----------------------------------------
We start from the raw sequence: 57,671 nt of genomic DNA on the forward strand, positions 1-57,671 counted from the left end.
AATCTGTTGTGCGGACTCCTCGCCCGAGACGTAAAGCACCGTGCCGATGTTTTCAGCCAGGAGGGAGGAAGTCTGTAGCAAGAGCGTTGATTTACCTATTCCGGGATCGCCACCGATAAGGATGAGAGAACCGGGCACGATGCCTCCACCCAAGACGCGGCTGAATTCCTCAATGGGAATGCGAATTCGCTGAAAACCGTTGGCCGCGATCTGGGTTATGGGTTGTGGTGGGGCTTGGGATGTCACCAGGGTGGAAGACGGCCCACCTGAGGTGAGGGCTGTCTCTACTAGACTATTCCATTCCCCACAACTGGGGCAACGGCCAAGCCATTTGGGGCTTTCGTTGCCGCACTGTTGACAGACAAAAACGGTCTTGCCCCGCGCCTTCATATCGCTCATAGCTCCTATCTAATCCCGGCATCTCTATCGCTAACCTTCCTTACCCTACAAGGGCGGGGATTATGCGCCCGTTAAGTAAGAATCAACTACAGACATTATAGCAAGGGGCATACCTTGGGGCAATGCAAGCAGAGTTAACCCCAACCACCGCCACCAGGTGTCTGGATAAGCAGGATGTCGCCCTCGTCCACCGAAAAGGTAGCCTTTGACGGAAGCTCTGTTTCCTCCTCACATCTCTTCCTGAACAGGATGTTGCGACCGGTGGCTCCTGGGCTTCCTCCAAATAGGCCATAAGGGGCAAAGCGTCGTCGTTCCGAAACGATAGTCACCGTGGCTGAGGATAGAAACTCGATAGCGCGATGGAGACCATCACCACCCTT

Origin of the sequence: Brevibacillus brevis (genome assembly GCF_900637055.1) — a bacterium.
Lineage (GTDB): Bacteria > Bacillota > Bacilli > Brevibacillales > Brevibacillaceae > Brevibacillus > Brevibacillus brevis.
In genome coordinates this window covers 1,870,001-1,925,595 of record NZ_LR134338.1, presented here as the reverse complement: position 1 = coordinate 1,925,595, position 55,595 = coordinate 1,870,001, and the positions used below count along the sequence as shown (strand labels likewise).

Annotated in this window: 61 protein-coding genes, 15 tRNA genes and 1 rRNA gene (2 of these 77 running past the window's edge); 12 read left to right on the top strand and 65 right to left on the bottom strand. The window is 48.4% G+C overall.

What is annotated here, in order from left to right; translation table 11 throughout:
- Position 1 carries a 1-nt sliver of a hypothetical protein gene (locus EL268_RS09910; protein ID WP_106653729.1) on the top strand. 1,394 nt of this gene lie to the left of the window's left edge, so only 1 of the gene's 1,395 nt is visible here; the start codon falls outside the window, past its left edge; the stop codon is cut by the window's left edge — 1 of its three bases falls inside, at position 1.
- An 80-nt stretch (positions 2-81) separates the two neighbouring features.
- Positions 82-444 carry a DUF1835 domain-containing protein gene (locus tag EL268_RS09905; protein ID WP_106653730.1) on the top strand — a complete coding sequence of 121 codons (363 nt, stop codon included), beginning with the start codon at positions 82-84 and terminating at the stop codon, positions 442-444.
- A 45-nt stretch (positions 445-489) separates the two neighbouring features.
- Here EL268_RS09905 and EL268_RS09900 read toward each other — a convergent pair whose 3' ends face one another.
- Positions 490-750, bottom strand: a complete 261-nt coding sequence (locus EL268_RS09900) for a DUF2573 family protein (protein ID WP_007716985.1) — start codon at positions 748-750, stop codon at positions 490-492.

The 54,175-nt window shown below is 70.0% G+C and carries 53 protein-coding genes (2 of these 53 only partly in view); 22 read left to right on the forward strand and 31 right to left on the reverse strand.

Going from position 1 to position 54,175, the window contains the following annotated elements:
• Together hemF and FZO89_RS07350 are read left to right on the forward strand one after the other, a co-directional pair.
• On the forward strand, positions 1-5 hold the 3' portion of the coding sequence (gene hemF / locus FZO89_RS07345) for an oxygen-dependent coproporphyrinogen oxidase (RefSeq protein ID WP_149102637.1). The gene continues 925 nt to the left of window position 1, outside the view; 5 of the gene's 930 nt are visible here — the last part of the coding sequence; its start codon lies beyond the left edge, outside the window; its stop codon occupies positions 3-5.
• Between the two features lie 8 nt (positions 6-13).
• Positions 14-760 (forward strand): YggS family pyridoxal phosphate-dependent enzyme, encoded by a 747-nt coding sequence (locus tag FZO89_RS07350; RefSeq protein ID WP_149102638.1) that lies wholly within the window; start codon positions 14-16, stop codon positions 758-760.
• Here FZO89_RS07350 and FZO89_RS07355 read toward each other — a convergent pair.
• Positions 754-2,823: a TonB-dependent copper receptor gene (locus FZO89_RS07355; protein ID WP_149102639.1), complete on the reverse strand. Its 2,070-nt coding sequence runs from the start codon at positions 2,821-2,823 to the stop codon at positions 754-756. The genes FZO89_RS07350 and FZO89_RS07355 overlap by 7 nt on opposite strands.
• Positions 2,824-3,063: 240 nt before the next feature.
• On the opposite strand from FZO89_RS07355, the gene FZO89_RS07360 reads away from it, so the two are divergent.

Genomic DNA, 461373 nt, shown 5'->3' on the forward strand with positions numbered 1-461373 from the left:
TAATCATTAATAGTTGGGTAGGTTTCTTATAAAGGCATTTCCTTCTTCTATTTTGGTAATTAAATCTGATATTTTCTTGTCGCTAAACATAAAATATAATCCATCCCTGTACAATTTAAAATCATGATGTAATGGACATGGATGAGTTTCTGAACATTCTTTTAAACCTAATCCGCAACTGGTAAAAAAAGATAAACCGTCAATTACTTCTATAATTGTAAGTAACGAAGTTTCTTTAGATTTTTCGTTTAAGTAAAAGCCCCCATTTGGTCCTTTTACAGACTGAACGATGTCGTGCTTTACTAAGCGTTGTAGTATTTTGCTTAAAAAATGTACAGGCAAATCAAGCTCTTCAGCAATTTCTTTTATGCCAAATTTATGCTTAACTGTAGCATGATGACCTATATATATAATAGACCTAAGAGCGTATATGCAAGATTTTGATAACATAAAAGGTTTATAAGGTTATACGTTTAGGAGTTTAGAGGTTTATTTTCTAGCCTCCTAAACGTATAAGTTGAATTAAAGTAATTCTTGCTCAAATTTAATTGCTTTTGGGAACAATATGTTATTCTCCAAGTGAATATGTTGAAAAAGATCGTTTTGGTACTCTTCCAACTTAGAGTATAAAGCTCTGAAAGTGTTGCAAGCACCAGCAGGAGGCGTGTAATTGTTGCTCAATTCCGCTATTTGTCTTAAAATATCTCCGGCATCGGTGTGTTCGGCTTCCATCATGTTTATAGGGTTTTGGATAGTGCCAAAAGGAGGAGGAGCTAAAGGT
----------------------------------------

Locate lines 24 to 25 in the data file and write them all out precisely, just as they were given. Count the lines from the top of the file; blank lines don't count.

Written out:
Genomic DNA, 461373 nt, shown 5'->3' on the forward strand with positions numbered 1-461373 from the left:
TAATCATTAATAGTTGGGTAGGTTTCTTATAAAGGCATTTCCTTCTTCTATTTTGGTAATTAAATCTGATATTTTCTTGTCGCTAAACATAAAATATAATCCATCCCTGTACAATTTAAAATCATGATGTAATGGACATGGATGAGTTTCTGAACATTCTTTTAAACCTAATCCGCAACTGGTAAAAAAAGATAAACCGTCAATTACTTCTATAATTGTAAGTAACGAAGTTTCTTTAGATTTTTCGTTTAAGTAAAAGCCCCCATTTGGTCCTTTTACAGACTGAACGATGTCGTGCTTTACTAAGCGTTGTAGTATTTTGCTTAAAAAATGTACAGGCAAATCAAGCTCTTCAGCAATTTCTTTTATGCCAAATTTATGCTTAACTGTAGCATGATGACCTATATATATAATAGACCTAAGAGCGTATATGCAAGATTTTGATAACATAAAAGGTTTATAAGGTTATACGTTTAGGAGTTTAGAGGTTTATTTTCTAGCCTCCTAAACGTATAAGTTGAATTAAAGTAATTCTTGCTCAAATTTAATTGCTTTTGGGAACAATATGTTATTCTCCAAGTGAATATGTTGAAAAAGATCGTTTTGGTACTCTTCCAACTTAGAGTATAAAGCTCTGAAAGTGTTGCAAGCACCAGCAGGAGGCGTGTAATTGTTGCTCAATTCCGCTATTTGTCTTAAAATATCTCCGGCATCGGTGTGTTCGGCTTCCATCATGTTTATAGGGTTTTGGATAGTGCCAAAAGGAGGAGGAGCTAAAGGT